security and
identity are determined by his/her
relationship to other family members
Cultural Attitudes
• Each feels an inner dignity (dignidad)
and expects others to show respect
(respeto) for that dignidad.
• When working with Hispanic families,
developing trust and
personal relationships will be critical.
Cultural Attitudes
Hispanic Gender roles/authority
• Machismo
– - to maleness or manliness
– - it is expected that a man be physically strong,
unafraid, and the authority figure in the family,
– Has an obligation to protect and provide for his family.
• Motherhood is an important goal for women
– Mothers are expected to sacrifice for her children and
care for elderly relatives.
Cultural Attitudes
• Child rearing very
important (family event)
• Often find explanation of
consequences less
effective compared to
other measures of
disciplining (time out,
withdrawing privileges).
Cultural Attitudes
• Second wave of Latino immigration to U.S.
in 1990s
– More Latino children are suffering from health
problems, obesity, learning disorders, panic
attacks and a series of other health issues
related to stress (i.e. fear of
deportation/separation, economic hardship of
going “underground”).
– Live in larger cohorts in smaller spaces.
Cultural Attitudes
• Many crimes against undocumented
immigrants goes unreported, including
robberies, burglaries, rape, violent crimes.
• They are often victims when trying to
purchase cars or rent apartments
from unscrupulous vendors
Cultural Attitudes
Asian Gender Roles/Authority
Patriarchy and Gender Inequality
Status and role of women in society –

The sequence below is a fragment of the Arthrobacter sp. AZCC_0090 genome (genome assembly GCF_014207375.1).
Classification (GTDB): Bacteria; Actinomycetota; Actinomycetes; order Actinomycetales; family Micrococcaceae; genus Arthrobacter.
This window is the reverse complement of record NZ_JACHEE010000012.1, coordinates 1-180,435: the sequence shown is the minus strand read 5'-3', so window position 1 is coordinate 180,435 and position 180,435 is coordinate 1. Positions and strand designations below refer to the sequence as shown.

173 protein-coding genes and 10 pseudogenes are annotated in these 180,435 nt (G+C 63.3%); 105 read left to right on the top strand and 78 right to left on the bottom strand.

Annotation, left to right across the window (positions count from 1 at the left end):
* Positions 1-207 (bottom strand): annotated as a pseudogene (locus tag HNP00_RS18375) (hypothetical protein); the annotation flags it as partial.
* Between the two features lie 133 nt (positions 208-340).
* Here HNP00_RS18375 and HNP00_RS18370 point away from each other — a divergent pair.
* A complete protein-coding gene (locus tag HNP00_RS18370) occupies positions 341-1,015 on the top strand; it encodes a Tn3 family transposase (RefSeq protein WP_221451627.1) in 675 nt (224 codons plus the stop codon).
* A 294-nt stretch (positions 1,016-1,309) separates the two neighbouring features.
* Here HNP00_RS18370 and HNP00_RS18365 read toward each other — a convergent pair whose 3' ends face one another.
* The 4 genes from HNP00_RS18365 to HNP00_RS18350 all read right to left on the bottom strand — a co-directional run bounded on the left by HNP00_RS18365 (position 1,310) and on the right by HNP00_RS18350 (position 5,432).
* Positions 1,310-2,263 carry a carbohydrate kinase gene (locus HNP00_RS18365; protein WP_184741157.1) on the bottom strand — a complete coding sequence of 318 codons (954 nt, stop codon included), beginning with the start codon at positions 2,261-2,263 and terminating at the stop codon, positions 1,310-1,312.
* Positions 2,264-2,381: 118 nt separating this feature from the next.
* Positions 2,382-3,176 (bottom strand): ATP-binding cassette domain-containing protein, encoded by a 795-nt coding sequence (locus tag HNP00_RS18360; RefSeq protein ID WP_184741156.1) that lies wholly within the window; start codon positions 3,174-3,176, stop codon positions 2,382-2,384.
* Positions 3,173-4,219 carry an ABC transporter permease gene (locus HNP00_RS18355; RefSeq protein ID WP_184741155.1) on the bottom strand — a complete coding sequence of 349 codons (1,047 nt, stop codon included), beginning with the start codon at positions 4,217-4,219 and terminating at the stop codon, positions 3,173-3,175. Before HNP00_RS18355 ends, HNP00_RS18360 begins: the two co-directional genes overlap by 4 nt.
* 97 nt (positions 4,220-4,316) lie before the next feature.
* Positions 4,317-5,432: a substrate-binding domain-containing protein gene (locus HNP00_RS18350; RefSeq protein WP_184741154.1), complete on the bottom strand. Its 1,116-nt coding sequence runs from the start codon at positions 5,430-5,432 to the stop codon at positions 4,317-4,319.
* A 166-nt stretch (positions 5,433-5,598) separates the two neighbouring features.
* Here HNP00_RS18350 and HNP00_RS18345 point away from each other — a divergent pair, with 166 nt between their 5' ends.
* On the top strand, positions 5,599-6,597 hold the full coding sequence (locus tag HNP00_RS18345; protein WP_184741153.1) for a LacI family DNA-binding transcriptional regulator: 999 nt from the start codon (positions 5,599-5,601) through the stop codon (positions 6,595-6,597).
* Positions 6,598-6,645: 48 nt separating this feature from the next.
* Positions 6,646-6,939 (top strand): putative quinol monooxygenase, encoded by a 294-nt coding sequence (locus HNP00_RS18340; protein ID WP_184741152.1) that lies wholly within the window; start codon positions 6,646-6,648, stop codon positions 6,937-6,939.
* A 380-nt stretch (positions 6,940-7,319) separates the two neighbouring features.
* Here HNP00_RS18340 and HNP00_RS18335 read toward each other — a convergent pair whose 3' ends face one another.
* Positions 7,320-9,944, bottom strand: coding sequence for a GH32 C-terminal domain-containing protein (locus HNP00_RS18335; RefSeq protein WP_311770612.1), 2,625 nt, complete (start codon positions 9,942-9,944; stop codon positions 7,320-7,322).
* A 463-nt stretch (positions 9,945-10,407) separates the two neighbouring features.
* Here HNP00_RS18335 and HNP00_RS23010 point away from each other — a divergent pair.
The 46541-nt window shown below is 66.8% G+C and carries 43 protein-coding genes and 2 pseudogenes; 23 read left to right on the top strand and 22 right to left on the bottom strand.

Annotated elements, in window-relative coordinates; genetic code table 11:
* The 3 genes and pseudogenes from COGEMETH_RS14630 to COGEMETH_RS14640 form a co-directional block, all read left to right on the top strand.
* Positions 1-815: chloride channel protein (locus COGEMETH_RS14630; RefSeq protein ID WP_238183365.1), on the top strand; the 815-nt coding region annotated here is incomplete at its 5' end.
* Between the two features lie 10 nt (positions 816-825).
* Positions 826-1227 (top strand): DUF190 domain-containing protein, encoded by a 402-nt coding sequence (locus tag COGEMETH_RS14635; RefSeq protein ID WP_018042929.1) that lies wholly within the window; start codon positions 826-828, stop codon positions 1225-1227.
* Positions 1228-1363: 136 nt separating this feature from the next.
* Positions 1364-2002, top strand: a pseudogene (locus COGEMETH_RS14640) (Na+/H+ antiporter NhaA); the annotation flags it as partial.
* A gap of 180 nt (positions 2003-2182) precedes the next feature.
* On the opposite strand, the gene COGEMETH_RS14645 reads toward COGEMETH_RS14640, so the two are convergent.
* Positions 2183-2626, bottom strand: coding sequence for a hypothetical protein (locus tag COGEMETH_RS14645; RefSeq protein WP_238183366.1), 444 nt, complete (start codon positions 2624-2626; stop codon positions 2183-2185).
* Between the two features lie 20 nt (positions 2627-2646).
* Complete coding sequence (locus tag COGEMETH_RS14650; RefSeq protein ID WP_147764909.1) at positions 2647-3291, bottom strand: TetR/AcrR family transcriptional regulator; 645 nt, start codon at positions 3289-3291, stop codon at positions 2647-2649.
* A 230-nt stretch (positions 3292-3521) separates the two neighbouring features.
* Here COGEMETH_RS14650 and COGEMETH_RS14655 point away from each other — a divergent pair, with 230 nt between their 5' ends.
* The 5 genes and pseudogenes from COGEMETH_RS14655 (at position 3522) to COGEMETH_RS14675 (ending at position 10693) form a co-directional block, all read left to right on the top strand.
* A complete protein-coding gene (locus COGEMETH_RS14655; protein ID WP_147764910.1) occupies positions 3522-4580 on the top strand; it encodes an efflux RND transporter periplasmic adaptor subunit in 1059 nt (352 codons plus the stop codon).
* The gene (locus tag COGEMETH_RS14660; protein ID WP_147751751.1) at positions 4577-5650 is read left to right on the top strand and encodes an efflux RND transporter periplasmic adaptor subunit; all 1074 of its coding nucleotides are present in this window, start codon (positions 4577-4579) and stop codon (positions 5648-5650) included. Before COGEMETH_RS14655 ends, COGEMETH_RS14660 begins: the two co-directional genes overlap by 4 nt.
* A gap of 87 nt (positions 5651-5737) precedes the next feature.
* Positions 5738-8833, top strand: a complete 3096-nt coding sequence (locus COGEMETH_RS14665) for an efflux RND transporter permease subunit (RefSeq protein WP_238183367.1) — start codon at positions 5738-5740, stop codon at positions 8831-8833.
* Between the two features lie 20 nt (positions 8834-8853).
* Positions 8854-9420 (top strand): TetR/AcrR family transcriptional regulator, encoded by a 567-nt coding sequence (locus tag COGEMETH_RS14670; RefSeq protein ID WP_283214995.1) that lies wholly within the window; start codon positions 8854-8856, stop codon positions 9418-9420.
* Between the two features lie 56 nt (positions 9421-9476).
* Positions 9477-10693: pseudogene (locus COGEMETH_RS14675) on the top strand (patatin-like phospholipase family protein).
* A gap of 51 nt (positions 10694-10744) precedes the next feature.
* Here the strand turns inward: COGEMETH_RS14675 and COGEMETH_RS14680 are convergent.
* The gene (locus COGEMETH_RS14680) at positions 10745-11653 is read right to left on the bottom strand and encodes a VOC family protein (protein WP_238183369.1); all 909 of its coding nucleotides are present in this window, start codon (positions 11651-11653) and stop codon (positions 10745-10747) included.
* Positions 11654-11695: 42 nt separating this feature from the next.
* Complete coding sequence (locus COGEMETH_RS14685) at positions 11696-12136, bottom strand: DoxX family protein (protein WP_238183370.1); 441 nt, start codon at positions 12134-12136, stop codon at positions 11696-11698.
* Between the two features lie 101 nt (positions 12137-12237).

culturally constructed
Norms of male and female behaviour
Patriarchal beliefs, values and
Unequal Power relationships
Example: KIRIBATI - legal recognition
of men as official head of household
Honor killings
Women not included in decision
making process
May experience challenges in “Patient
centered care”. Often passive patients.
Cultural Attitudes
Child care/discipline
Majority of child care is left to mother.
Very active in child’s achievements
Parents, especially the father, have the
ultimate authority or power over the
children. They act as supporters to
assist their children to fit into the social
There is always the hierarchy in the
family and between the relationship of
parents and children. Parents seem
somewhat more serious than friendly
and always apply a strict discipline to
the children, but are always prepared
to give encouragement and advice.
Cultural Attitudes
• When they have to use disciplinary means, they
do not hesitate to apply harsh punishments.
• Often physical punishment in Asian tradition is
not considered abuse
• Other members of the family, such as
grandparents, aunts, uncles, etc. also can
punish naughty children. In turn, the obligation of
children is to submit, obey, and respect their
parents and other relatives.
Cultural Attitudes
• Asian migration began over 100 years ago.
• Largest group pf Asians are Chinese
• Health is a balance of Western/Eastern
philosophies (Buddhism, Confucianism, Taoism
and Shamanism).
• Wide use of acupuncture, moxibustion and
herbal remedies.
• Time orientation is to the present.
Refugees vs. Immigrants
• May be similar or widely different
• Refugees
– May be fleeing war experience
– May have suffered torture, wounds,
– May have lived in refugee camps
– Females from the Middle East and Africa
may be circumcised
– They may have minimal education, and
may be illiterate in their own language
• Have visas
• Eastern Europeans
– Religious persecution
– Infrastructure in place
• Muslims may have
multiple wives
– Can declare just one
– Financial strain
– Resist passing
judgment on this
Muslim Women Wearing Veils
Muslim Women
• Veils are not oppressive, they are a religious
– They vary by region and their practice of Islam
• Wealth and assets are in your children
– Some families will have as many children as possible
• Fully veiled women will always be with a partner;
that will not be changed in this generation
• El Savador is the primary country of origin,
but Asia, the Middle East and Africa are
also places of origin
• Young population, under 40 years
• Half of all Central Americans speak little or
no English
• Live primarily in suburbs where service
jobs are available